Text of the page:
The South Downs National Park has been fully open throughout the lockdowns, unlike many other National Parks in England. Its rolling downs and valleys are accessible on foot from many homes, giving a welcome relief from the mundane and banal tedium of life in lockdown. The grassy ramparts of Hollingbury Fort/Castle/Camp (178 m.) are the vestiges of an Iron Age hill fort which dominates the area, overseeing the City of Brighton, with panoramic views out to the English Channel, the Isle of Wight, Seaford Head, the Sussex Weald and the North Downs. Although much of the topographic feature is now a golf course owned and run by Brighton City Council, several Dew Ponds and some low forest remain in the surrounding area, unlike much of the rest of the South Downs which have been stripped to grassland for grazing. Then back to Preston Park via Surrenden Road in time to see a chilly sunset over Hove.
Taking advantage of a sunny interval in a “Four seasons” day for a walk from my new front door to halfway up the local mountain, Skiddaw (931 m.). Sunshine, snow, fog, gales and heavy rain all on this one day in late March.
With only a very limited number of other hikers on this usually populous route (because the #stayathome legal lockdown was still in force), it was possible to sit and enjoy the views without having to stray too far from the path. With an apple and a couple of locally baked hot cross buns.
The guy in rugby shorts carrying a well-trimmed log told me he was doing it to make his day “more interesting”. He was last seen on the skyline on the path at about 650 m., still going upwards.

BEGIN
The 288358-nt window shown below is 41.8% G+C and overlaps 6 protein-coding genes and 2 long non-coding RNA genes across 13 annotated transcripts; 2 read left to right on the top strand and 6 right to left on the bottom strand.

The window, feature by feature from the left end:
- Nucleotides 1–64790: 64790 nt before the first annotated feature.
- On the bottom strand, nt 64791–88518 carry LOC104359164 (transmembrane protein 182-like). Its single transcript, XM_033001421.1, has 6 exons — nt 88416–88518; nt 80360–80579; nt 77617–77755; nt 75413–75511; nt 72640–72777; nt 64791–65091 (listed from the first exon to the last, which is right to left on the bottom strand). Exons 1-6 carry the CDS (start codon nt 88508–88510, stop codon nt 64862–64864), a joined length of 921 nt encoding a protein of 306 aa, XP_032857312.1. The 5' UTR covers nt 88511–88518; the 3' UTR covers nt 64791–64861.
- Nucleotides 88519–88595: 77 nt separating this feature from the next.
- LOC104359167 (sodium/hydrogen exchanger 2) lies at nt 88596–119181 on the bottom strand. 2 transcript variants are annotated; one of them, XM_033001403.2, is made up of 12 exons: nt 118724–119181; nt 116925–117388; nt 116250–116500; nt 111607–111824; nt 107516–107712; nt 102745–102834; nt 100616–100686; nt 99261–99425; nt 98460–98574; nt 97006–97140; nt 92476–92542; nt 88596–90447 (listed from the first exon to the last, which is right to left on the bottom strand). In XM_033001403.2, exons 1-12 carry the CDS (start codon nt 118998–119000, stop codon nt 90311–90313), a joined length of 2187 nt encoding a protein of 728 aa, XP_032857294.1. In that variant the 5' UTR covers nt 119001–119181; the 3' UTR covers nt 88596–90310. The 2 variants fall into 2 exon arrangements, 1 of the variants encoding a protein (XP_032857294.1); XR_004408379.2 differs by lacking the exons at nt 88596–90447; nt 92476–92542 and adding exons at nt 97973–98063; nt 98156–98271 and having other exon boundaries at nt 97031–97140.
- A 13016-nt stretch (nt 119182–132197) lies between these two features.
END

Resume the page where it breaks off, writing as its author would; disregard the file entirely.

The rain came in while my Coq au Vin du Vaucluse was cooking but my work of the past weeks meant I could enjoy it in relative comfort.
Late afternoon “Golden Hour” hike for exercise after the frustrations of work setting up my project here, with only time for a quick raid up Latrigg, a walk out from Keswick. Latrigg is a minor peak compared to Skiddaw (931 m.) immediately behind which dwarfs it, but the views from Latrigg are always rewarding. The sun set behind Grisedale Pike (791 m.) and its shadow climbed up the fells behind me as I hiked home.
Castle Rigg stone circle, c 3200 BC. view of Helvellyn (950 m.) with remnants of snow cover
Hike out to Castlerigg stone circle and its fantastic location at the focus of a number of Cumberland valleys. It’s one of the oldest Neolithic monuments in the UK, constructed in about 3200 BC. Onwards part of the way to St Johns in the Valley and back via the TV transmitter and Castlehead with its panoramic view of Derwent Water and up the valley to Borrowdale.
Brilliant views with interesting skies, an afternoon exercise walk in the gap between two weather fronts whilst fixing up my kitchen plumbing. Followed by a clear and moonless night giving the possibility to enjoy the darkish skies above Keswick to see The Plough and Orion.
Sporty circular walk out to Barnes Bridge and round the Thames path on the Surrey bank, passing around Hammersmith Bridge (which is closed, even to pedestrians or river traffic) and back home via Putney Bridge. I did this today as a training walk, so a couple of litres of water as weight in my rucksac, walking fast and with as few stops as possible.